Will brings his moody aura to the stage (moody in a good way of course, as in atmospheric) Will is an extremely gifted multi-instrumental-mentalist and with his unequivocal guitar skills he takes the crowd into a soaring rendition of ‘Wonderwall’, ‘Wonderwall’ is a song that even your granny would know, it is a British institution, and as much as I don’t like Oasis it is certainly the perfect song to get a crowd singing along to, Will knows how to work a throng of music-lovers and I daresay I prefer his stripped-down, pure version, because Will is easily a better singer than those whiney Gallagher fuck-heads and the guitar is much more skilfully plucked. For the first time ever that I’ve seen, Will has brought a setlist along, so he means business tonight and after ending Wonderwall to the crowd’s roaring approval he moves straight onto ‘Them Bones’ by Alice in Chains, you can tell he really loves this song just with the cordial deliverance with which he sings it. Next he plays one of his own ‘Signal Fires’, he reminds me a little of Frank Black by the way he holds a guitar and plays a song, this song exemplifies his talents as a vocalist and boy can he holler as his voice amplifies around the room, prevailing and invigorating all in its majestic sweep. A small celebration of Maggie Thatcher’s death, a round of ‘Happy Birthday’ for Sara-Lee (a huge SHV fan) and Will’s short but thoroughly captivating set of moody blues is over and it is time for the three minute warning as Stonehouse Violets are about to set off a nuclear bomb…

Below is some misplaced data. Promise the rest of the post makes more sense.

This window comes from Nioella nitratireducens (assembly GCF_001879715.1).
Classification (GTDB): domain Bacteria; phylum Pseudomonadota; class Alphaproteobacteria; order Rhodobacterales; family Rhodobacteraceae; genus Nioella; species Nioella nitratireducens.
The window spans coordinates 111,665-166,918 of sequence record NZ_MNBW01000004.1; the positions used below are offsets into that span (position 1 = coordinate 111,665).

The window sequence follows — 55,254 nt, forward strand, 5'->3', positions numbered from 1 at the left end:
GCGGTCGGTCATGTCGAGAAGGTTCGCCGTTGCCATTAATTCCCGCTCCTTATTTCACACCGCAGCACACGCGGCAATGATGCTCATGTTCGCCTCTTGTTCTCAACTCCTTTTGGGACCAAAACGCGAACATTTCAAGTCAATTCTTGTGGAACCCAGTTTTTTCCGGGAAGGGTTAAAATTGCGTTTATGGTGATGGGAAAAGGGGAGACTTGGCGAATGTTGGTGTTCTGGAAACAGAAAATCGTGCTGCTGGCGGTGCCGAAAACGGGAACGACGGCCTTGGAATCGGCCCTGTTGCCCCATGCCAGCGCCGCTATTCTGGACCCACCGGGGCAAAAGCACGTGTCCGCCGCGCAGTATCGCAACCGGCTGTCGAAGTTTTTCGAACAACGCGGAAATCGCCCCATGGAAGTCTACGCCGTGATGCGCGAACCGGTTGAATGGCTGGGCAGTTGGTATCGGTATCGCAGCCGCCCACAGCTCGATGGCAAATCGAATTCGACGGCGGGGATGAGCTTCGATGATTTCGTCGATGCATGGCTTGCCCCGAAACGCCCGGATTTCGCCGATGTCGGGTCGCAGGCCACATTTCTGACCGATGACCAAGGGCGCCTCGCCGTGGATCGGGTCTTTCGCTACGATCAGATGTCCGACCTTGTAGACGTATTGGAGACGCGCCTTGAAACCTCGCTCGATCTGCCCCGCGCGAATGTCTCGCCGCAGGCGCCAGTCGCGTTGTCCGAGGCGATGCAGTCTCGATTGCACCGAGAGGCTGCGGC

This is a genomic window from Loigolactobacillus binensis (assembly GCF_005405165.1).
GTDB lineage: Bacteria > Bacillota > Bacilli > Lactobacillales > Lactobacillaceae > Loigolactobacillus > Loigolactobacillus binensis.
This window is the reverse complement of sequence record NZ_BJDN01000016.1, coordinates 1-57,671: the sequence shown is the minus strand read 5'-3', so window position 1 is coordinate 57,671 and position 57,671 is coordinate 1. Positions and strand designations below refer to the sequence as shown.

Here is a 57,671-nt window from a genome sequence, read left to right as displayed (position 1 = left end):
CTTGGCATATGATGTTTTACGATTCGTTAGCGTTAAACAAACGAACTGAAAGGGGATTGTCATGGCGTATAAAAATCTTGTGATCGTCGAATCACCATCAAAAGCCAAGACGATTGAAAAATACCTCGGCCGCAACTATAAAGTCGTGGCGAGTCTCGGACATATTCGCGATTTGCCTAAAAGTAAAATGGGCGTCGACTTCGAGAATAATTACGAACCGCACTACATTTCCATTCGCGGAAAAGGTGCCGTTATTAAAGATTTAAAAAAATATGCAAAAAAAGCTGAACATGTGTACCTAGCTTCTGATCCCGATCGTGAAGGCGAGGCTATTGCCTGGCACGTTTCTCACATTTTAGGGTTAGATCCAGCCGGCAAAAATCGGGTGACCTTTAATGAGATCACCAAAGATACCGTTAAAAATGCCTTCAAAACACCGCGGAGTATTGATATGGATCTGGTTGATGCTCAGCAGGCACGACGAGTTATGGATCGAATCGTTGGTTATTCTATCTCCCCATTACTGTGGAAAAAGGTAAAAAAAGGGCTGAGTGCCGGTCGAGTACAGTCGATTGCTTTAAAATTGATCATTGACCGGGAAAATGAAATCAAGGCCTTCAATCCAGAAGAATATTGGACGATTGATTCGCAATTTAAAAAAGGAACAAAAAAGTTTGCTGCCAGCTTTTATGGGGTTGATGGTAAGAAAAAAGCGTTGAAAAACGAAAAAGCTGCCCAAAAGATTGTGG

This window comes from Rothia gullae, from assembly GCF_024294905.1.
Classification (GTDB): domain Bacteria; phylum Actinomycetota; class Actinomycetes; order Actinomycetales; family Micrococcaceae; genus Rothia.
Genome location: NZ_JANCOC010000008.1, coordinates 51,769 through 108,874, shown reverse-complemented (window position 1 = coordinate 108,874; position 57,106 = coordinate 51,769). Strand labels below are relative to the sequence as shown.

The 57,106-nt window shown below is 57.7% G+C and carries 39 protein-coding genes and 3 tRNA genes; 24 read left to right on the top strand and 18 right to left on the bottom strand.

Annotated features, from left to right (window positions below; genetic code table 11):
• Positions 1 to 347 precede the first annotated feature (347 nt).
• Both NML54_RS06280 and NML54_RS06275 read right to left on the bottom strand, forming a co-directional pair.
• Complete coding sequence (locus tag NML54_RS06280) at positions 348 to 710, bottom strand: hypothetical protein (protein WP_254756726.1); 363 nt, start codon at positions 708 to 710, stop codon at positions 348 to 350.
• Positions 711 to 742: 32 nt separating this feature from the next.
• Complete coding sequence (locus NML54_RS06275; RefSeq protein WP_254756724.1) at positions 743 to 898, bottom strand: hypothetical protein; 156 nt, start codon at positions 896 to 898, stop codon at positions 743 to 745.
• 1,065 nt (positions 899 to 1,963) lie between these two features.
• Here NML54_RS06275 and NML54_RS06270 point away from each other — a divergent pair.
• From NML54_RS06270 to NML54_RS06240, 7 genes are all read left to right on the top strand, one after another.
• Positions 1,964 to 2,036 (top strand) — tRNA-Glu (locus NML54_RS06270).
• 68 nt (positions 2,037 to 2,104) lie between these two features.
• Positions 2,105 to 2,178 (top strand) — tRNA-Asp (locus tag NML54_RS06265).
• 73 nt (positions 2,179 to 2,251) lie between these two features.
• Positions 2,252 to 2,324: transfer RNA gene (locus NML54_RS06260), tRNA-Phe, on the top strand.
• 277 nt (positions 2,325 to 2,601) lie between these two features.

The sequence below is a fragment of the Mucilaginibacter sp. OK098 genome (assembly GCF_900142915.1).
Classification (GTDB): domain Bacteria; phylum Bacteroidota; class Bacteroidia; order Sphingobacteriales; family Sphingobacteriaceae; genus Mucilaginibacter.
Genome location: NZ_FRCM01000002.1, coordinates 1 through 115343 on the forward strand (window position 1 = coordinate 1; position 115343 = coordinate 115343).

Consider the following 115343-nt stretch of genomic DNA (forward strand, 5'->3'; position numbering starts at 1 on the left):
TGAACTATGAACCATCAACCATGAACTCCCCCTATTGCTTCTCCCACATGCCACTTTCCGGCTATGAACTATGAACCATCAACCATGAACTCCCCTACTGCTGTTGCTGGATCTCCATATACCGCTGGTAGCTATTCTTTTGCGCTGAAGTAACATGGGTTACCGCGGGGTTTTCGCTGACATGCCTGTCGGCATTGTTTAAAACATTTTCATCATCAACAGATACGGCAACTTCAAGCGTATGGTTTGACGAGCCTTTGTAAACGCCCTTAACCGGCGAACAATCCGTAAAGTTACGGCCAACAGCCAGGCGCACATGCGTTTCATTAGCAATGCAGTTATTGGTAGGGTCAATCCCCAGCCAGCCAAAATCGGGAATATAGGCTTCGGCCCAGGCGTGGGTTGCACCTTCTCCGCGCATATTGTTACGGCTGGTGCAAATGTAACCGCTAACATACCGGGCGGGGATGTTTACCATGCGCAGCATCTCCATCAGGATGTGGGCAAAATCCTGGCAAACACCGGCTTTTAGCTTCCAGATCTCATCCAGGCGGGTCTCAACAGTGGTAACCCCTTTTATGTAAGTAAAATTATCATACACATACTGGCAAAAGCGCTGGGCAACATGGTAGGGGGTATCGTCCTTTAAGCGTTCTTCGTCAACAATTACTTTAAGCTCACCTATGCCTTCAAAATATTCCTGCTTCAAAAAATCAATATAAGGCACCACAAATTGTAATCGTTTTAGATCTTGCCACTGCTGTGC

…Stonehouse Violets is a name I hear bandied about a lot and now I finally get to see them strut their stuff, and usually when you go into a new band with high expectations you can be disappointed quite badly, but not so with these guys. They open with ‘Nothing’s Moving’ and my first impression (and I quote my notepad) is “WHOOOOOOOOOOAAAAA!!!!!!!” The wonderful Tsunami of sound they produce pins my ears back and straightens up my MDMA-crooked spine, they are bouncy and brisk and full of alacrity and I become a one-man Tasmanian Devil mosh-pit as I get caught up in a musical styling more energetically potent than five Red Bulls back-to-back topped off with a line of Nescafe Gold! The vocals have a nice grungy, style that is full of attitude and appeals to my punk receptors, I can hear the Damned somewhere far-off in their distant musical backdrop, I almost feel like I’m hearing ‘New Rose’ again for the first time! The band are obviously a set of tight-fitting, supremely-skilled individuals, the drummer is excellent, the keyboardist adds a nice touch and they all look very cool (apart from the drummer, as pointed out during a song by one of the band members, haha) so plenty onstage banter to keep ye’ goin’ as well, but not so much that it gets in the way of the music, nothing could get in the way of this music really, in fact everything gets out of its way, it has a vibrant ferocity to it and an assertiveness so sorely missing in a lot of their contemporaries. ‘Empty Spaces’ has a nice intro that leads into a crackin’ Clash-esque drum onslaught that the guitars then accompany and compliment, cue that grungy, effective vocal and we’re already listening to a brilliant song before it’s even got off the ground. Even “Gandalf” the long-bearded wizard-lookin’ octogenarian who is at the bar every Friday, sitting quietly, is up on his feet and dancing about, swept up in the glory of it all just like me and everyone else. There’s a nice well-played guitar solo threaded through the middle of the song and then back in with that slammin’ drumbeat and beautifully grubby Strummer-like vocal. They have enthusiasm, spunk and consistent punk undertones as they rattle on through ‘Vampire’ (and I haven’t taken many notes cos’ I’m so caught up in thrashing about to the rock being produced, vigorously shaking the Windy by its very foundations) and then bring us to the ‘Rapture’, a slower but no less unrelenting number, the song builds up into a glorious crescendo and a spaced-out trippy guitar solo that’s so psychedelic it’ll have you seeing stripes and Paisley patterns. ‘SOS’ has a definite punk rock feel as soon as it starts, it has a nice mixture of the old skool sound of such punk notables as Wreckless Eric, but combined with the melody of modern pop-punk like Greenday, then it weighs in heavy and the guitar shreds through your soul before lifting into a nice, tuneful sound that carries you along to the end. They finish with ‘I Am The Light’, ‘Saviour’ and an encore of ‘Leaves Will Fall’ which is a very poignant song, with meaning, that will reach right into your mind and force you to think. So after SHV vacate the stage I’m left with a feeling of great satisfaction – the band I’ve heard so much about were even higher than my expectations (and me) and I can’t wait to see them again, I wanna’ see them again now! Immediately! But there is compensation to that set ending, as it’s The Iqons’ turn to deal…